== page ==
"To him the Presidency has become.
what he indeed made it while he had
it-a personal affair, held regardless
of party obligations. Destitute of
imagination and of sympathy, he
subjected everything and every bcdy to
his unbounded and iunquenchable egot- t
ism. this egotism indeed,became so sin- I
cere that he grew at last to believe that t
he did actually know something of the i
questions of his time and had some t
policy other than the gratification of
his love of power and display. It is
just as wdl that Democrats who seek
the rehabiliation of the prsrty on t
sound political lines of action and i
thought should know, to begin with, I
what lies across their path, and that i
they should begin to cast about them I
how to shake from their shoulders i
this veritable Old Man of the Moun
tains. He is with us only for what it
will bring him. Nothing could have i
induced him to appear in public ex- I
cpt to keep himself before the public, ]
and there is not a word uttered by i
him to depreciate the idea of another i
"All his life an officeseeker and an'<
officehoider, he differs 1rom the riff- i
raff of hii class only by his high pre <
tensions and profound duplicity. He
hopes in the burly-burly of affairs to
force himself upon the country as the (
representative of clean politics and the
public order. He represents neither. t
He represents only his own lust for t
office. A great an noble principle I
must not be thus desecrated. A pos- t
ible party rehabilation of the greatest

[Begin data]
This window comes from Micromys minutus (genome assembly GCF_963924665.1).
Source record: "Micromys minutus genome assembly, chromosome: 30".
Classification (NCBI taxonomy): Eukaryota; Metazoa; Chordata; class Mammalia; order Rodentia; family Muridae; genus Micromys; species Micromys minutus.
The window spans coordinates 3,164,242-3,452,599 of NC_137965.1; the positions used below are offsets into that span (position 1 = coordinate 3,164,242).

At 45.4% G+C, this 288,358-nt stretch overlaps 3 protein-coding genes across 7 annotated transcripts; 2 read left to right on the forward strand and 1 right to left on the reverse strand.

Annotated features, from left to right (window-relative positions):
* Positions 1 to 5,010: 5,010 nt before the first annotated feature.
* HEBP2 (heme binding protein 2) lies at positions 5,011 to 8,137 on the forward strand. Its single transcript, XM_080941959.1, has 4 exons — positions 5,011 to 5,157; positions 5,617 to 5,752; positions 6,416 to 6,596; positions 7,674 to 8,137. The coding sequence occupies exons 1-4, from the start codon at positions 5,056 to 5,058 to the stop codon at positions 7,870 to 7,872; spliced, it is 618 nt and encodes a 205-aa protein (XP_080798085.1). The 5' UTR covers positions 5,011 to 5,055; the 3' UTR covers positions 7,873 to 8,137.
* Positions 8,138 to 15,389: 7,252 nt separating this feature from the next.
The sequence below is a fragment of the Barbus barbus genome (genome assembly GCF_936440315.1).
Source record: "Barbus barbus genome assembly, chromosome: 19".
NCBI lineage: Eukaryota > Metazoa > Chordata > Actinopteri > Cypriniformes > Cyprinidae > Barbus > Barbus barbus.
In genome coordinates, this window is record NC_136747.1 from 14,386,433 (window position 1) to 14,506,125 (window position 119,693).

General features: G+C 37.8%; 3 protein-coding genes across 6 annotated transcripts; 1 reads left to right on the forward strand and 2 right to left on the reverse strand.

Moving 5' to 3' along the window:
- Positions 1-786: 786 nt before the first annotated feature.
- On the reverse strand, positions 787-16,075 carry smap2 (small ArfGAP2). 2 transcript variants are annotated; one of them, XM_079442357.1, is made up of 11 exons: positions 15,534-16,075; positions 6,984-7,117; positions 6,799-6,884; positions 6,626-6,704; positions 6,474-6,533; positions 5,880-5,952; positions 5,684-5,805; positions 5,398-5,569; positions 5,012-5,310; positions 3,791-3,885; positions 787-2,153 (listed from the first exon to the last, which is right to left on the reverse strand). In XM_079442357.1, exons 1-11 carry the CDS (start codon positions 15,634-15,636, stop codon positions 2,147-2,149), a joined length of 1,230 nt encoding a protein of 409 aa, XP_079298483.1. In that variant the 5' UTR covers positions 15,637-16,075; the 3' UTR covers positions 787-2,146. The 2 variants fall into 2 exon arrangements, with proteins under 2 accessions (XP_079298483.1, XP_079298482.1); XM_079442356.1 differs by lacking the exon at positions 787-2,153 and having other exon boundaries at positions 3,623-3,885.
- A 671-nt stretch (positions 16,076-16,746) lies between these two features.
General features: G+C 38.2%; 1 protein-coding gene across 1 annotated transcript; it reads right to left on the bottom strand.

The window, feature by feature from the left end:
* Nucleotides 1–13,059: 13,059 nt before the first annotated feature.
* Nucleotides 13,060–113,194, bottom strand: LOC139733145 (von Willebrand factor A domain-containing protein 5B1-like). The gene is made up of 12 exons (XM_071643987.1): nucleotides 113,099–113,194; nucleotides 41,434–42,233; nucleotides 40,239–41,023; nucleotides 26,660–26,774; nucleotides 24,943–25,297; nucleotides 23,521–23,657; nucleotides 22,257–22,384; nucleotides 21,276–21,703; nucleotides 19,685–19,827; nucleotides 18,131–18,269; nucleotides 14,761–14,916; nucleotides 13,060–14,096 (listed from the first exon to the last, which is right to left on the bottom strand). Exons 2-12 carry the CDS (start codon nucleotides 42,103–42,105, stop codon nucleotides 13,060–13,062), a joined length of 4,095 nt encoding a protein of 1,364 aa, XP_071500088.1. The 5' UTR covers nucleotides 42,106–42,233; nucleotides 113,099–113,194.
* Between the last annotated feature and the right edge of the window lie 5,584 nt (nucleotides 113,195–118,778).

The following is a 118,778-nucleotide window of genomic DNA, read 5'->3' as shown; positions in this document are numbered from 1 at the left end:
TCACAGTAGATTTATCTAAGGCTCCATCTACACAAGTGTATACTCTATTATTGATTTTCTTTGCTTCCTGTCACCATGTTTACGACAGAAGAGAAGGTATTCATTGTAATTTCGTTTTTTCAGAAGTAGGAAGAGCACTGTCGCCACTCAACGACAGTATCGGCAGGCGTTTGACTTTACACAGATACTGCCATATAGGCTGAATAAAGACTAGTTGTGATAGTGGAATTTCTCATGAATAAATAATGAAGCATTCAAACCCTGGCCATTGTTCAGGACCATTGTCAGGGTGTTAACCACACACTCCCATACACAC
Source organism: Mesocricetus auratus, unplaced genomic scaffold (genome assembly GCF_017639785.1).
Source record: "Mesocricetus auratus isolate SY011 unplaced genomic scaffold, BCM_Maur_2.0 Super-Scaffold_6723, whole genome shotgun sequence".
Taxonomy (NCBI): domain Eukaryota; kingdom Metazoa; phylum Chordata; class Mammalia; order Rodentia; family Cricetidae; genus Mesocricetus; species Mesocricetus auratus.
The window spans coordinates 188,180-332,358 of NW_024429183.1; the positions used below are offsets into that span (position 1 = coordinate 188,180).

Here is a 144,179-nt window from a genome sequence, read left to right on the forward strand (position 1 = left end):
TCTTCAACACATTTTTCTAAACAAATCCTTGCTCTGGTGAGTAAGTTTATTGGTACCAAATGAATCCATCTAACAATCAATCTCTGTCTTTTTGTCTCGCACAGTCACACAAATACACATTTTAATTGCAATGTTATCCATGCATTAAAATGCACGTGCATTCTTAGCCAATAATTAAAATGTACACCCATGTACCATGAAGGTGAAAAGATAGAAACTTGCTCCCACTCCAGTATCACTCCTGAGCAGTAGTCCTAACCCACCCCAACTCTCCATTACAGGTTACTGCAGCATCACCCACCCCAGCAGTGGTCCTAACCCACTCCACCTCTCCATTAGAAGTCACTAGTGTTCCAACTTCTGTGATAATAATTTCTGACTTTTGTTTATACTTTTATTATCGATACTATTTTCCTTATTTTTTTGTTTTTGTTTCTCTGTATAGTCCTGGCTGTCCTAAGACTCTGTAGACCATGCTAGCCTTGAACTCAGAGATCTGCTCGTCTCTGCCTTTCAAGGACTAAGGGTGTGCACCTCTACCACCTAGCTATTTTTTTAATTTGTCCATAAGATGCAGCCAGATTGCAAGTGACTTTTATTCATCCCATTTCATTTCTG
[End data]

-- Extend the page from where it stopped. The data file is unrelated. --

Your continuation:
moment must not be obstructed by <
such a dcath's head at the feast. t
If Mr. Cleveland has not the wis- <
dom to see his duty and the grace to step i
down and out, he should be compelled
by the opinion of decent people to step 4
down and out, for the elimination of (
his ambitions is indispensable to any i
progress in the direction of reform, t
which, while he stood as its official i
chief, encounted nothing but obloquy t
Pleasure in Prospect.
President E H. Avll and Secretary 4
C. C. Langston have announced the i
arrangements that hav-e been made
for a pleasant and profitable meeting
of the State Press Association to
meet in Newberry on May 25th next 1
and spend t wo days in discussing va-<
rious topics of interest to the profes-t
sion, and incident aly enjoy New berry's
proverbial hospitality, after which a
visit will be made to the Thornwellf
Orphanage at Clinton, where lunch
will be served by the ladies of the I
town, and then to the celebrated Har- ti
ris Lithia Springs, where an elegant<
banquet will be tendered by the pro
prietor. Leaving this place on Friday ti
onL an excursion to the Tennessee Cen-]
tennial Exposition at Nashville, stop- <
ping en route at Chattanooga to visiL
Lookout Mountain and other points of[1
interest. The whole scheme is cer
tainly highly attractive, and there<
will doubtless be a large turn out of
the members to enj'.y the rare oppor-1
Electric car Causaity.
&.n electric street car filled with1
paisengers was run into Thurday after
noon by a railroad train on the out
skirts of Tampa, Fla., anid one passen
ger was killed, two fatally and others
slightly injared. The street car was
without a conductor and the motor-]
man was taking fares. One Cuban
refused to pay and when seized to be,
put off the car was rescued by three1
other Cubans, who assulted the mo
torman, holding him down on thei
rear platform wnile the car ran down
grade to the crossing. The name ofI
the man killed is Manul A-cano. The,
injured are Antonio Sierra and Wii
liam Forepaugh. The t wo first named
are Spaniards. Forepaugh is nroprie-I
tor of a circus.
King Found at Last.
John C. King, the long lcsi heir.
of his brother, Louis King of New
Orleans, that was supposed to be con
cealed in Troy by persons who wished
to gtet possession of the property, au